It’s interesting how we can find immense pleasure looking at a beautiful cloud and yet, unless we’re an artist or photographer, we have no need to hold on to it, we do not become attached to that beauty. We know that of course a cloud is ever-changing and will disappear quickly, and we don’t grieve that this is its nature. Of course everything around us is ever-changing and will disappear quickly. That is its nature. To be fully awake is to to be able to have immense pleasure from the people, the places, the objects, everything we love, with the same calm knowledge about their nature.

September 28, 2008
Sande was talking insightfully about her tendency to approach what she reads with skepticism: Can this book/article really tell me anything I don’t know? Is that really true? So that sometimes she dismisses a book or article that might have something to offer. I read this way all my life until just a few years ago. I read Thich Nhat Hanh and Pema Chodrun through that lens. I didn’t know there was another way to read.

In the phenomenal world the critic’s pose may have some uses. The habit of looking for trouble helped me become an excellent editor, and it was immensely helpful in the work of deconstructing patriarchy.

Like all judgmentalism, the critic’s pose feels good too. It reassures us, as we open a book, that we are not in the child’s/student’s position of inferiority and vulnerability (I don’t know, I need you to tell me), we are in the parent’s/teacher’s position of superiority and judgment (I am knowledgeable, I can catch your weaknesses). It’s another instance of the false choices that childhood has often taught us: fight back or be bulldozed/ be a taker or a giver/ be a workoholic or be lazy/ judge or be judged. Practice or therapy can reveal that none of these alternatives is necessary or helpful.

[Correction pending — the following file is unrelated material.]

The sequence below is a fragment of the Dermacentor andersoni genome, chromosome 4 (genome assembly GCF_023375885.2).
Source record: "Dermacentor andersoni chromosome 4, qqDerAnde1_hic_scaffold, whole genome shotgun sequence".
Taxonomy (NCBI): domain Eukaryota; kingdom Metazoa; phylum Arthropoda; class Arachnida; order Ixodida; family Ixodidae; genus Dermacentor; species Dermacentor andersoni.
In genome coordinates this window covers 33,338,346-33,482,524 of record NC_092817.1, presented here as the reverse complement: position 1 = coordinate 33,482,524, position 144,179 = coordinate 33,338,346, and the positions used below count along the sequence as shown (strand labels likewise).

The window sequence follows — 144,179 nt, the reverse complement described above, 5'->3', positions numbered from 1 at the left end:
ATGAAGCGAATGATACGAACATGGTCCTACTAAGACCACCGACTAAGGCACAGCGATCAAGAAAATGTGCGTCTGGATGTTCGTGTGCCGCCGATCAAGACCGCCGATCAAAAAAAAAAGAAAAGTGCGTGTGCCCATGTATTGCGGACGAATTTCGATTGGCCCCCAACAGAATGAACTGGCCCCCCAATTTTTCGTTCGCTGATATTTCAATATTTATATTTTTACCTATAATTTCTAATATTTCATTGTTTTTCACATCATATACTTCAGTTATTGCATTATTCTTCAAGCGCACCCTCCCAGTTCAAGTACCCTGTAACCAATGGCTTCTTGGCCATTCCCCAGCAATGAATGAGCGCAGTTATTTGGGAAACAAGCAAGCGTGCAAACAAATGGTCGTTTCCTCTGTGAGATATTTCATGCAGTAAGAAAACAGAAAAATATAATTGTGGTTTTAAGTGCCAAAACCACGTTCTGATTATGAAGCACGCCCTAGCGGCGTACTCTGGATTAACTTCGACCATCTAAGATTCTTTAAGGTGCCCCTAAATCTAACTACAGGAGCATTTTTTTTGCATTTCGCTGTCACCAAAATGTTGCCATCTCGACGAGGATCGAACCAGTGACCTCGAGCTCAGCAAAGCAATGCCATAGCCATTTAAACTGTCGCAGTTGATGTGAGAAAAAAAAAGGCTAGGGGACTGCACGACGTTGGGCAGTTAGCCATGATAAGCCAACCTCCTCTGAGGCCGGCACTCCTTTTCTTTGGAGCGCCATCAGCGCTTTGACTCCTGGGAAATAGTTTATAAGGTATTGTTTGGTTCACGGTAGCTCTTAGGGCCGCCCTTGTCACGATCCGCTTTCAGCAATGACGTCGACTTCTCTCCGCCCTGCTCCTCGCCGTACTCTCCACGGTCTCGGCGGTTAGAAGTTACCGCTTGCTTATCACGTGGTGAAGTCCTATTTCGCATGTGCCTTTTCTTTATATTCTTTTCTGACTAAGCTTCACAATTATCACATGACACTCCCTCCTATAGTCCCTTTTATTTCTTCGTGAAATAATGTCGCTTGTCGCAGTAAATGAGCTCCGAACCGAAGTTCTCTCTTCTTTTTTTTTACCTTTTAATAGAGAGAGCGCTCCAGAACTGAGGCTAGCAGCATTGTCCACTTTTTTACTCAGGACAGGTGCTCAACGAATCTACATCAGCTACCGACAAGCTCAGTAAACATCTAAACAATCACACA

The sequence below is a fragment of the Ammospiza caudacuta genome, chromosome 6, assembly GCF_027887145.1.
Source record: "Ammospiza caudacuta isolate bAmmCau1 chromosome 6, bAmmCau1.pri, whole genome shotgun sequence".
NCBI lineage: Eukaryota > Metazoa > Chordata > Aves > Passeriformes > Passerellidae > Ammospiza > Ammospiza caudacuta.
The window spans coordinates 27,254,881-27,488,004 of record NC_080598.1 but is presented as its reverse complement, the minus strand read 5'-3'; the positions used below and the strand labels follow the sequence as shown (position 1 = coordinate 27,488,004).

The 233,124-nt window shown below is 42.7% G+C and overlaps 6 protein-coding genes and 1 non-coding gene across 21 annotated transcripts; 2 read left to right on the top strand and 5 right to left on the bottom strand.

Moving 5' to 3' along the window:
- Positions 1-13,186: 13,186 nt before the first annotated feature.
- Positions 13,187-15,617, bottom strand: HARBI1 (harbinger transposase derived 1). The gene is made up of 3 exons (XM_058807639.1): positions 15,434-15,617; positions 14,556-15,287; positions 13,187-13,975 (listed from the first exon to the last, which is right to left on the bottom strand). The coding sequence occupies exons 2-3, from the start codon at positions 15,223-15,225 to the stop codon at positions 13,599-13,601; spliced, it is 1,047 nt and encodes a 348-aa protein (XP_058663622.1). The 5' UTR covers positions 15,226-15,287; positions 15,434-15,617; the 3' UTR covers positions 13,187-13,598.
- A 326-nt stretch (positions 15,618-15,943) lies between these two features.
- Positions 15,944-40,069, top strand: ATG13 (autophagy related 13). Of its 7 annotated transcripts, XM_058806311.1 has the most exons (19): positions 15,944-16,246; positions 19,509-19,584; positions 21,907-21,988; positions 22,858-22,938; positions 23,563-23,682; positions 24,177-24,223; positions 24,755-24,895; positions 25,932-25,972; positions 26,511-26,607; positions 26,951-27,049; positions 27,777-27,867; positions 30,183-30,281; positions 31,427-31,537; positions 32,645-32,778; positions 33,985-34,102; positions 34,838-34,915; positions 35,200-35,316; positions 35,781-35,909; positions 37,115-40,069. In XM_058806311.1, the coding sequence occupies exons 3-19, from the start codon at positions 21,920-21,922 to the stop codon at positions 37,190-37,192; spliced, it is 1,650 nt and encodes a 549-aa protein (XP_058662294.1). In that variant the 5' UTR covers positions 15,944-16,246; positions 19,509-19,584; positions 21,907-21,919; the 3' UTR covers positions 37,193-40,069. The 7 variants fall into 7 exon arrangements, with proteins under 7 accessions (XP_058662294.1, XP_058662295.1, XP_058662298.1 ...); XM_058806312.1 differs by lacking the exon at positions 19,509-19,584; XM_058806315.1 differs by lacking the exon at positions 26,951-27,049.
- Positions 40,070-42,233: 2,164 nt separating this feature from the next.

There is another way to read, just as there is another way of relating to people. We can approach others with that same “show me” attitude—she’s probably boring, she’s probably arrogant, she has nothing to tell me, she doesn’t know what she’s talking about. Or we can open ourselves to others as human beings, seeing the suffering and the causes of suffering in them with interest and compassion, and looking with interest beyond to whatever aspect of their true nature they may reveal. Only discernment can tell us which books or articles will nourish us at what time, which people we will interact with in a way that is fruitful for both of us at this time in both of our lives. We can rely on the feeling of superiority to signal when we are exercising, not discernment, but the judgmentalism that we use to cover our own weakness.

November 1, 2008
Bettina had an interview for a job she feels she really wants and for which she seems truly fitted. We both have been using the prospect of this job as an opportunity to practice with no grasping, no expectations.

She said, with some wonder, “It’s the best job interview I ever had.” When she described it, we agreed that it was very much like my experiences at the hospital. No thinking, no deciding, no “I wonder what’s the best thing to say.” Instead the feeling of the ideas and responses and words simply flowing out with no need for processing, a natural flow. It reminded me of what I’ve called (October 30, 2007) the “energy of flow”, so different from the “energy of force,” which is caught up in the will, a kind of ultimate pressure from the self. The energy of flow feels, Bettina agreed, selfless, the true meaning of “unselfconscious”, as though the universe is flowing through us. It’s what poets used to call their Muse, recognizing that, when conditions are right, however distinctive and individual their voices in the poem might be, an energy flows through them that is larger than their personal selves.

For Bettina and myself, the conditions are our life of practice.

When we are conduits for the energy of flow, the words that come out may be about ourselves, our experiences in the conditional world, as in a job interview they must be, but the place they are coming from is selfless, unconditional.